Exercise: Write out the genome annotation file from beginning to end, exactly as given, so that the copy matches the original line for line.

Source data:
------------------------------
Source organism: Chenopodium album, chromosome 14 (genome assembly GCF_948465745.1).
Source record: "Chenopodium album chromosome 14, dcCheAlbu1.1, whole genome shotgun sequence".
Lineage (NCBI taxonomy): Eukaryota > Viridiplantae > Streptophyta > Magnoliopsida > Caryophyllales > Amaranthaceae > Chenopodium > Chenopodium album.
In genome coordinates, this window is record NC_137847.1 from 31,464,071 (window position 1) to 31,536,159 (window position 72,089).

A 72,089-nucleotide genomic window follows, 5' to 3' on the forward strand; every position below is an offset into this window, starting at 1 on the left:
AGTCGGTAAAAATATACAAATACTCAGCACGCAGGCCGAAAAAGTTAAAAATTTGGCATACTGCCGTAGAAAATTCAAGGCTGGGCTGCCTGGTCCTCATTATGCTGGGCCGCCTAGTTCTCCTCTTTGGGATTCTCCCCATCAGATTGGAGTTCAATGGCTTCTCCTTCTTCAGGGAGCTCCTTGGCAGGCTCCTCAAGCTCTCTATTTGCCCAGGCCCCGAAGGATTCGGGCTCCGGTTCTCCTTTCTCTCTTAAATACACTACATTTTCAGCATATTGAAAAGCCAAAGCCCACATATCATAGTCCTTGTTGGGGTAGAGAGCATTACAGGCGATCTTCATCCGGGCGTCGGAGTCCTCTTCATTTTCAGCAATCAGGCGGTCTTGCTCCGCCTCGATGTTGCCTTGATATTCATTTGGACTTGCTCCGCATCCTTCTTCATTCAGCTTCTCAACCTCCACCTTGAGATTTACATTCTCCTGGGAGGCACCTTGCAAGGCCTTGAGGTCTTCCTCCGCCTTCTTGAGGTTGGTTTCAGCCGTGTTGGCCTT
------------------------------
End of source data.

Source organism: Chenopodium album, chromosome 14 (genome assembly GCF_948465745.1).
Source record: "Chenopodium album chromosome 14, dcCheAlbu1.1, whole genome shotgun sequence".
Lineage (NCBI taxonomy): Eukaryota > Viridiplantae > Streptophyta > Magnoliopsida > Caryophyllales > Amaranthaceae > Chenopodium > Chenopodium album.
In genome coordinates, this window is record NC_137847.1 from 31,464,071 (window position 1) to 31,536,159 (window position 72,089).

A 72,089-nucleotide genomic window follows, 5' to 3' on the forward strand; every position below is an offset into this window, starting at 1 on the left:
AGTCGGTAAAAATATACAAATACTCAGCACGCAGGCCGAAAAAGTTAAAAATTTGGCATACTGCCGTAGAAAATTCAAGGCTGGGCTGCCTGGTCCTCATTATGCTGGGCCGCCTAGTTCTCCTCTTTGGGATTCTCCCCATCAGATTGGAGTTCAATGGCTTCTCCTTCTTCAGGGAGCTCCTTGGCAGGCTCCTCAAGCTCTCTATTTGCCCAGGCCCCGAAGGATTCGGGCTCCGGTTCTCCTTTCTCTCTTAAATACACTACATTTTCAGCATATTGAAAAGCCAAAGCCCACATATCATAGTCCTTGTTGGGGTAGAGAGCATTACAGGCGATCTTCATCCGGGCGTCGGAGTCCTCTTCATTTTCAGCAATCAGGCGGTCTTGCTCCGCCTCGATGTTGCCTTGATATTCATTTGGACTTGCTCCGCATCCTTCTTCATTCAGCTTCTCAACCTCCACCTTGAGATTTACATTCTCCTGGGAGGCACCTTGCAAGGCCTTGAGGTCTTCCTCCGCCTTCTTGAGGTTGGTTTCAGCCGTGTTGGCCTT